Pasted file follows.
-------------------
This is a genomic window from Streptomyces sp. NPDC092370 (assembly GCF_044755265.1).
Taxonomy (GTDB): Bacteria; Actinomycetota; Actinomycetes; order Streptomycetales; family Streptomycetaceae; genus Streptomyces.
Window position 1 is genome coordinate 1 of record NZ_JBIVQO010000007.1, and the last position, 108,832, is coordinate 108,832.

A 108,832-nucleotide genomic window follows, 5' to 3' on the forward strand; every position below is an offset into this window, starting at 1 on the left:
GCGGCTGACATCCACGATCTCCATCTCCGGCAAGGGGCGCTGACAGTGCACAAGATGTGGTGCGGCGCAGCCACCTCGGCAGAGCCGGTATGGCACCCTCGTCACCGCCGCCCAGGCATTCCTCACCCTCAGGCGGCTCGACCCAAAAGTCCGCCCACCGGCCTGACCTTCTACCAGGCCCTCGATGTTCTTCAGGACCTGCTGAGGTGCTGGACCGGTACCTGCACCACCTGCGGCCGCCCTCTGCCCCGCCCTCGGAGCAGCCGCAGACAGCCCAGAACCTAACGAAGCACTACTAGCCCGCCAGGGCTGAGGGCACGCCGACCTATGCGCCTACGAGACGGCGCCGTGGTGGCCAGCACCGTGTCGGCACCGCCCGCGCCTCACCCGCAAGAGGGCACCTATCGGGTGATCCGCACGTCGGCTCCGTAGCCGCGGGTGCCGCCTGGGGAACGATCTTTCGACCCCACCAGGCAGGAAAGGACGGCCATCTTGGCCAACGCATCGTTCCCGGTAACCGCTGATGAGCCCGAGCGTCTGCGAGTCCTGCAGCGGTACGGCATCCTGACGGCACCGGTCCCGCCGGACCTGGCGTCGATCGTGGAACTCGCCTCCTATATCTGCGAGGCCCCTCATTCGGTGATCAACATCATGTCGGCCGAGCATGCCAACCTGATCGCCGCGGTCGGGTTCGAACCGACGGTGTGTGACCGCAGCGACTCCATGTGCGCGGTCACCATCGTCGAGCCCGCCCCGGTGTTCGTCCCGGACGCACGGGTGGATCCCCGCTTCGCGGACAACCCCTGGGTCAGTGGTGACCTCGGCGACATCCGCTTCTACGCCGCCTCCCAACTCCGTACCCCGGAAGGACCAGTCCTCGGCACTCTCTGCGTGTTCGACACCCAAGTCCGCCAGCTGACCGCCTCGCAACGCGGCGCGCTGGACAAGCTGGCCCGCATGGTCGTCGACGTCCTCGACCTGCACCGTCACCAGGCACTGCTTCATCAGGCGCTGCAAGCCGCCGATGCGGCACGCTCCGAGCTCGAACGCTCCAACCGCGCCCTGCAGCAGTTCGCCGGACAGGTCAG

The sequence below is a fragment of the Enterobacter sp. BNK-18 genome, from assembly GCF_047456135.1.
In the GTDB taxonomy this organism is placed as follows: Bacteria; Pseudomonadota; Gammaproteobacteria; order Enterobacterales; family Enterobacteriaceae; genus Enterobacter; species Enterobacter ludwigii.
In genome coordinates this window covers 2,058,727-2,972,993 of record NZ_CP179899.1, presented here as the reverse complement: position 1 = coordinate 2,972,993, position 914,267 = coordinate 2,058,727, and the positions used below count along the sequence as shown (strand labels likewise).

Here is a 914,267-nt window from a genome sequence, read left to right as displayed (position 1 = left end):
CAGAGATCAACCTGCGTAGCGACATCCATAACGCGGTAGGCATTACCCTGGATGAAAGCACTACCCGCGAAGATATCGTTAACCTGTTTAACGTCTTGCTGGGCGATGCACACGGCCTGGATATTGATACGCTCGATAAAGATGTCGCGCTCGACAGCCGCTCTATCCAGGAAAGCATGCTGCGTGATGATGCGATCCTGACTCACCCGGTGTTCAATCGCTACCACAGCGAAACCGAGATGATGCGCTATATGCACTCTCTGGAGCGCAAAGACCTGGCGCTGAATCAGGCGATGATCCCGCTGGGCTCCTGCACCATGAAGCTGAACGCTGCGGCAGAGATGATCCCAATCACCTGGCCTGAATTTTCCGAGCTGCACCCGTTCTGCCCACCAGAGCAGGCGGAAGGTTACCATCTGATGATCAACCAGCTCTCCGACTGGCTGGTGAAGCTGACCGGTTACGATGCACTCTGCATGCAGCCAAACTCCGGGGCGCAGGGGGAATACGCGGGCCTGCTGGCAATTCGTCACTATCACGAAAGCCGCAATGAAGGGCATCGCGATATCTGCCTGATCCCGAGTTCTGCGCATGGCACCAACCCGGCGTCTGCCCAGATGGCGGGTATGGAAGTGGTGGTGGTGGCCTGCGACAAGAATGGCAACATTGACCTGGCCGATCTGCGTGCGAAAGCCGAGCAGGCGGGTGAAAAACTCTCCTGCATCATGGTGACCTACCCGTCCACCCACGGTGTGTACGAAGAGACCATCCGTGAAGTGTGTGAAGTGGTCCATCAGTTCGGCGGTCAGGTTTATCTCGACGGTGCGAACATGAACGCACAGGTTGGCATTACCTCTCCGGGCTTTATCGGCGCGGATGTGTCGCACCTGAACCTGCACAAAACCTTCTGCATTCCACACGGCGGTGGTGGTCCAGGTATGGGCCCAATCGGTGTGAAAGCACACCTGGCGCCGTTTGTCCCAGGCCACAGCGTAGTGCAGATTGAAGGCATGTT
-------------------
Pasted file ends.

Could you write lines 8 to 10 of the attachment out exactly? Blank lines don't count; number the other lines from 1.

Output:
In genome coordinates this window covers 2,058,727-2,972,993 of record NZ_CP179899.1, presented here as the reverse complement: position 1 = coordinate 2,972,993, position 914,267 = coordinate 2,058,727, and the positions used below count along the sequence as shown (strand labels likewise).

Here is a 914,267-nt window from a genome sequence, read left to right as displayed (position 1 = left end):
CAGAGATCAACCTGCGTAGCGACATCCATAACGCGGTAGGCATTACCCTGGATGAAAGCACTACCCGCGAAGATATCGTTAACCTGTTTAACGTCTTGCTGGGCGATGCACACGGCCTGGATATTGATACGCTCGATAAAGATGTCGCGCTCGACAGCCGCTCTATCCAGGAAAGCATGCTGCGTGATGATGCGATCCTGACTCACCCGGTGTTCAATCGCTACCACAGCGAAACCGAGATGATGCGCTATATGCACTCTCTGGAGCGCAAAGACCTGGCGCTGAATCAGGCGATGATCCCGCTGGGCTCCTGCACCATGAAGCTGAACGCTGCGGCAGAGATGATCCCAATCACCTGGCCTGAATTTTCCGAGCTGCACCCGTTCTGCCCACCAGAGCAGGCGGAAGGTTACCATCTGATGATCAACCAGCTCTCCGACTGGCTGGTGAAGCTGACCGGTTACGATGCACTCTGCATGCAGCCAAACTCCGGGGCGCAGGGGGAATACGCGGGCCTGCTGGCAATTCGTCACTATCACGAAAGCCGCAATGAAGGGCATCGCGATATCTGCCTGATCCCGAGTTCTGCGCATGGCACCAACCCGGCGTCTGCCCAGATGGCGGGTATGGAAGTGGTGGTGGTGGCCTGCGACAAGAATGGCAACATTGACCTGGCCGATCTGCGTGCGAAAGCCGAGCAGGCGGGTGAAAAACTCTCCTGCATCATGGTGACCTACCCGTCCACCCACGGTGTGTACGAAGAGACCATCCGTGAAGTGTGTGAAGTGGTCCATCAGTTCGGCGGTCAGGTTTATCTCGACGGTGCGAACATGAACGCACAGGTTGGCATTACCTCTCCGGGCTTTATCGGCGCGGATGTGTCGCACCTGAACCTGCACAAAACCTTCTGCATTCCACACGGCGGTGGTGGTCCAGGTATGGGCCCAATCGGTGTGAAAGCACACCTGGCGCCGTTTGTCCCAGGCCACAGCGTAGTGCAGATTGAAGGCATGTT